PRRT used as a bargaining chip

One Nation leader Pauline Hanson.

One Nation leader Pauline Hanson.

The Petroleum Rent Resource Tax (PRRT) is being used as bargaining chip should One Nation backtrack on its support for company tax cuts, according to the Australian Financial Review (AFR).

Industry sources have told the AFR that changes to the PRRT didn’t appear in the 2018-19 Budget in order to be used as a tool to negotiate with Pauline Hanson’s One Nation, who have been highly critical of the current PRRT structure.

The Federal Government has been trying to pass its company tax cuts through the senate, and is reliant on the One Nation block’s support.

A government source has told the AFR that the reason the changes to the PRRT didn’t appear in the budget were the fears that it would hand One Nation too much power when the debate over company tax returns to the senate floor next month.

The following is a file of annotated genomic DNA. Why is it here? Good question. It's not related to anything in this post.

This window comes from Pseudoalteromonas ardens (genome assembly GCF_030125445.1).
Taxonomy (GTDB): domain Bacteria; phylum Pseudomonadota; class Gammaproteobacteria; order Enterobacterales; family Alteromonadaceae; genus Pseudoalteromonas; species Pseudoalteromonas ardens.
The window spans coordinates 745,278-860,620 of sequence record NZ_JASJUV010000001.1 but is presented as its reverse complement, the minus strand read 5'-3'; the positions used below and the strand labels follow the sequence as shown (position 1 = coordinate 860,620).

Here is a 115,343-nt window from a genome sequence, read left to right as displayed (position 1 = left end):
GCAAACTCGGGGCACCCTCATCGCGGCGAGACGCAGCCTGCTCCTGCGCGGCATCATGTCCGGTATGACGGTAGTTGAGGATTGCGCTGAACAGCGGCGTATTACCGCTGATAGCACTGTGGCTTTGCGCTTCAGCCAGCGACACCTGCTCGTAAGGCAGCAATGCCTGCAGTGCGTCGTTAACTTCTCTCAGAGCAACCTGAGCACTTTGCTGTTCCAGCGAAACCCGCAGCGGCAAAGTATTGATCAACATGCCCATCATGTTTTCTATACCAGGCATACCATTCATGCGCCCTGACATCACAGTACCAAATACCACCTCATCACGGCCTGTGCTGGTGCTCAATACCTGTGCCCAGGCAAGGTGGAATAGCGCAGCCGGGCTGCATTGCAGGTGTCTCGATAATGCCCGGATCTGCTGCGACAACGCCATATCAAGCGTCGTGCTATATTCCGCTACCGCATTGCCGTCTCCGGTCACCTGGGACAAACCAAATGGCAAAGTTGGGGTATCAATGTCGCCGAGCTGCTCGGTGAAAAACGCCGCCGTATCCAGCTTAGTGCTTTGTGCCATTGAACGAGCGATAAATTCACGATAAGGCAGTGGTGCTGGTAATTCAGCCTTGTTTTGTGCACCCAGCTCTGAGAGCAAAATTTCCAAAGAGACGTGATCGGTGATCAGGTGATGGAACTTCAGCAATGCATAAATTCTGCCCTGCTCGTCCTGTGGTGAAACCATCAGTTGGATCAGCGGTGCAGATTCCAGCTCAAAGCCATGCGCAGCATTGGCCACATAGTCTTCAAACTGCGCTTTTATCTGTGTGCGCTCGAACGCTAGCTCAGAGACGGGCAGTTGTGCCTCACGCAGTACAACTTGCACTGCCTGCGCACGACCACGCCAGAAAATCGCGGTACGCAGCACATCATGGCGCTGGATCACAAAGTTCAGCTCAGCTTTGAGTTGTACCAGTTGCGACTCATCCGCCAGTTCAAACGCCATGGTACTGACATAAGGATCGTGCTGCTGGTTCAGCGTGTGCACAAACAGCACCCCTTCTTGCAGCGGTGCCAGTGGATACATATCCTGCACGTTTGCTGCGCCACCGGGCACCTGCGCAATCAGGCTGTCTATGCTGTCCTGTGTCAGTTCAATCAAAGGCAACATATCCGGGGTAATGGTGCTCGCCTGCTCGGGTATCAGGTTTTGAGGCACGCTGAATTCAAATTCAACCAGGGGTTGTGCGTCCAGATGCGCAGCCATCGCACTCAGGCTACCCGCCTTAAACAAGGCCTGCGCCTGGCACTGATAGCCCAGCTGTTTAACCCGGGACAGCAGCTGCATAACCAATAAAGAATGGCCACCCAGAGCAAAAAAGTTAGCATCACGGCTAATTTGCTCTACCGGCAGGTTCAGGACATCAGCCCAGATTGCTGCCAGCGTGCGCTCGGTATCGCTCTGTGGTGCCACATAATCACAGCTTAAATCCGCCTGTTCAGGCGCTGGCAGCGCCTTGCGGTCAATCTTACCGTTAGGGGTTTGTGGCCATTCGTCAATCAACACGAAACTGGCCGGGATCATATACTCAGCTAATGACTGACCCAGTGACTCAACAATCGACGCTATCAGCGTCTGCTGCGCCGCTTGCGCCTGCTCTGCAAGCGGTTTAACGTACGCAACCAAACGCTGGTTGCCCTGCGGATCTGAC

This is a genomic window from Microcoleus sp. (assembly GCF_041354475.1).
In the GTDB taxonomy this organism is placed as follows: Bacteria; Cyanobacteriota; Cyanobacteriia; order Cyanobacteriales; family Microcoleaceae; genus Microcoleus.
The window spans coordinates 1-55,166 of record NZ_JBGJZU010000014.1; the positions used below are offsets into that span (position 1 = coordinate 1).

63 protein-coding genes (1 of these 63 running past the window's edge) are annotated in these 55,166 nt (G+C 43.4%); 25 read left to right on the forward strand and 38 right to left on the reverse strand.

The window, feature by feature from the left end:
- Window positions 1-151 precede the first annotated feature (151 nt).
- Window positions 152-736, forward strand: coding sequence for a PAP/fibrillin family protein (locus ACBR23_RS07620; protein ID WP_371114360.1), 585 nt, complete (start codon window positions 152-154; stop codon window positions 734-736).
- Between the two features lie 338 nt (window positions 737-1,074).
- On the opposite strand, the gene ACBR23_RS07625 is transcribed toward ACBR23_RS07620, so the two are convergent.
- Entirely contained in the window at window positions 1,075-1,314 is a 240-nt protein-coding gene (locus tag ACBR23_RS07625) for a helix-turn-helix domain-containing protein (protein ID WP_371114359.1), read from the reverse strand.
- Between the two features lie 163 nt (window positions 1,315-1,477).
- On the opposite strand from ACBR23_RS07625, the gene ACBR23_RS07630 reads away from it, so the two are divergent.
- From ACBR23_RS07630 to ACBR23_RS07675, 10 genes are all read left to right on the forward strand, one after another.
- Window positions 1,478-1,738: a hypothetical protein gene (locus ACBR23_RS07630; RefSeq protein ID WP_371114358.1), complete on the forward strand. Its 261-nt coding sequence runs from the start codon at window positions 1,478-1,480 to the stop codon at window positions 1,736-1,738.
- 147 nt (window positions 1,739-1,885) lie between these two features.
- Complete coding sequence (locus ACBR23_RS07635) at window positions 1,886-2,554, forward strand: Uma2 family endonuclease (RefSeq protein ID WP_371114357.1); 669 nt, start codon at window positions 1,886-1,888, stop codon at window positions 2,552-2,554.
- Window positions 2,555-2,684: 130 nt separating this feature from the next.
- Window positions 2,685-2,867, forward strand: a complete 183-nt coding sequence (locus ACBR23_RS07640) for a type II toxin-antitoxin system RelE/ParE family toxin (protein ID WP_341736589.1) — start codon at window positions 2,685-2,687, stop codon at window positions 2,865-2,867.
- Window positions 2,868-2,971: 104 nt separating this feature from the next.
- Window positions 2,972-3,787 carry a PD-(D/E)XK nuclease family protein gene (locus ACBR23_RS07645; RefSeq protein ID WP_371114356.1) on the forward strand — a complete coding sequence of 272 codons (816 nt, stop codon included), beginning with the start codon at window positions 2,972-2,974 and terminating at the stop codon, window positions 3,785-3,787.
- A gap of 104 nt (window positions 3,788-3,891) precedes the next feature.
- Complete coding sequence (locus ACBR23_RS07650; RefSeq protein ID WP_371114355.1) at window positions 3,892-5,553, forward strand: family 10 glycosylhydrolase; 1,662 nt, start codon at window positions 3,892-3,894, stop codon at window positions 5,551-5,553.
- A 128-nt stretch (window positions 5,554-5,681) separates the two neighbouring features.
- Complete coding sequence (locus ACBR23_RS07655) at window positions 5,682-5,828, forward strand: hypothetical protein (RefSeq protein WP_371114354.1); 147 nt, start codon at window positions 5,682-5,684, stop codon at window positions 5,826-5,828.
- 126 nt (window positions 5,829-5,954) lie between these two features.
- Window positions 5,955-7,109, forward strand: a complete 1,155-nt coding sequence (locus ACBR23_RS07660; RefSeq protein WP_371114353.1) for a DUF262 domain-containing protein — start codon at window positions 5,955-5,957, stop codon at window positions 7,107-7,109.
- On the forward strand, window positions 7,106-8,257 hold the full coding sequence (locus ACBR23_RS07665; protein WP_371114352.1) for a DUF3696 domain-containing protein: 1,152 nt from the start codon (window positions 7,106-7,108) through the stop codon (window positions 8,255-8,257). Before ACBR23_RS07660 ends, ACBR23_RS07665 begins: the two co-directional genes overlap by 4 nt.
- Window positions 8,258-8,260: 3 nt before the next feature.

Any changes to the PRRT are unlikely to affect existing projects, however, new and proposed projects such as Woodside’s Browse and Scarborough developments and ConocoPhillips’ Barossa project could be subject to the changed tax.

The budget papers revealed revenue from the PRRT will grow by 18.5 per cent in FY18 to $1.1 billion, jumping a further 22.7 per cent in FY19 to $1.35 billion, after which it is expected to plateau until 2021-22, adding $1 billion over four years.

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